The aim of this paper is to explore the influence of the market context on competitor imitation and its further implications on strategic positioning and operational effectiveness. In general, competitor imitation is considered, theoretically, as a weak point in a company’s strategy, yet in practice it is more than generalized, so there must be some serious reasons for which companies choose this path. What can we learn from this competitor imitation in relation to the context where this happens? What are its pros and cons? And if differentiation is the best solution to achieving a good financial performance on the long run, what prevents companies from taking this approach more often?

This paper is structured as follows: Section 2 presents the general perspective on strategic positioning and operational effectiveness, justifying why companies tend to lean more on the second one; Section 3 highlights the existing research about competitor imitation according to the market context; Section 4 discusses the implications of findings about competitor imitation on previously discussed concepts of strategic positioning and operational effectiveness, and Section 5 concludes, offering recommendations for further research in this field.

  1. Business Strategy and Operational Effectiveness

The characteristics of successful companies involve flexibility for a rapid response to changes in competition and market, it should benchmark and outsource to gain efficiency and cultivate its essential competencies. For Michael Porter, “competitive strategy is about being different and means deliberately choosing a set of different activities to deliver a unique mix of value” (Porter, 2013, p. 43). Thus, starting from this perspective, strategy is a plan that aims to give the company a competitive advantage over rivals through differentiation.

In today’s dynamic markets and changing technologies, strategic positioning can be rejected and considered static, as rivals can easily copy any market position, and this leads to a belief of hyper competition that Porter considers as only being a half-truth, since the root of the problem is the failure to distinguish between operational effectiveness and strategy. One explanation for this situation comes from the great expansion of management tools that enable managers to pursue improvement on all fronts. This abundance may negatively influence the capacity to pursue viable competitive positions and it isn’t always correlated to gains in profitability at a consistent pace.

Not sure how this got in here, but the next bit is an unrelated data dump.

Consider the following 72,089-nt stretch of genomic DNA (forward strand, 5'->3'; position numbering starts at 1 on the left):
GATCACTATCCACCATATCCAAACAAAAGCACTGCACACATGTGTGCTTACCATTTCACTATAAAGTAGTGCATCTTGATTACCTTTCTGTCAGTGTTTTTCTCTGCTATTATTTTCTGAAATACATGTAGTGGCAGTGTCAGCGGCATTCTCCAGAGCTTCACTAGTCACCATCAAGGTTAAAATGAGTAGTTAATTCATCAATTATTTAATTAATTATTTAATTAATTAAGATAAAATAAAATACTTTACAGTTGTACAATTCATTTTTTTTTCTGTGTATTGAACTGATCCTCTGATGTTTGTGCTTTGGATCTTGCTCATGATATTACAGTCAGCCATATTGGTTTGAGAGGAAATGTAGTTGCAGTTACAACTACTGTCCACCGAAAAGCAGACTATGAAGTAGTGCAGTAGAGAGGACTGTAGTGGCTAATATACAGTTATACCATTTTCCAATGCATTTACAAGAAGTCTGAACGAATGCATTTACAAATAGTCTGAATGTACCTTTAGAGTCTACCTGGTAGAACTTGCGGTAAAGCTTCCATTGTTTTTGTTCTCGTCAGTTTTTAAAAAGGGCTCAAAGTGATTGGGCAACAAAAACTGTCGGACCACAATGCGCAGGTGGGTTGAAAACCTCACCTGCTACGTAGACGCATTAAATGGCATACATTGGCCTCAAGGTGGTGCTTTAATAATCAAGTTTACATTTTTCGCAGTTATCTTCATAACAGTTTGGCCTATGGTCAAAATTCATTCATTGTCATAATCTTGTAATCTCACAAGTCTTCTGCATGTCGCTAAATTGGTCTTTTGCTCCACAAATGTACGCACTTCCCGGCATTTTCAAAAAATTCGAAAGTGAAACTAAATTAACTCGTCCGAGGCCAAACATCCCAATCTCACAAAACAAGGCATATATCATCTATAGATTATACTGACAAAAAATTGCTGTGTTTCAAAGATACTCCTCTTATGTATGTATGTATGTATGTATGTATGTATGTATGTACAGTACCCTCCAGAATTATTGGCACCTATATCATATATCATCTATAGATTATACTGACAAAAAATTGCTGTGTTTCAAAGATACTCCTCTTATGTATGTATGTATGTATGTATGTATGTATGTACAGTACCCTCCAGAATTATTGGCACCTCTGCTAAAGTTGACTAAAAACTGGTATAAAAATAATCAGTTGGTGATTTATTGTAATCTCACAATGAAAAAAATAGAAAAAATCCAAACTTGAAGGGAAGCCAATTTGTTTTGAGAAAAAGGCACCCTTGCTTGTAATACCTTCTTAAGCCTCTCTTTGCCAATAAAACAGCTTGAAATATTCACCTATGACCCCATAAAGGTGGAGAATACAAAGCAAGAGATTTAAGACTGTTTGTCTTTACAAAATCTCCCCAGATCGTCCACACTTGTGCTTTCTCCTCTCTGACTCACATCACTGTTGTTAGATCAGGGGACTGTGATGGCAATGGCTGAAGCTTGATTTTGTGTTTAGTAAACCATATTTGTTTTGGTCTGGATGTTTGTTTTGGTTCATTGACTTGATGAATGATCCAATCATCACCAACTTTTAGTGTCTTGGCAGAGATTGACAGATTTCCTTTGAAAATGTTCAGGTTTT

Strategy and operational effectiveness are both vital for a better performance of the company, yet they have separate ways of functioning. Operational effectiveness means performing activities better than rivals, while strategic positioning means performing different activities or similar activities in different ways (Porter, 2013, p. 38).

    1. Operational Effectiveness

A company succeeds in comparison to its reference competitors if it can establish a difference and maintain it on long term. All differences between companies in cost or price arise from the activities implemented, which all involve a cost that can lead to a cost advantage only when the company performs activities more efficiently.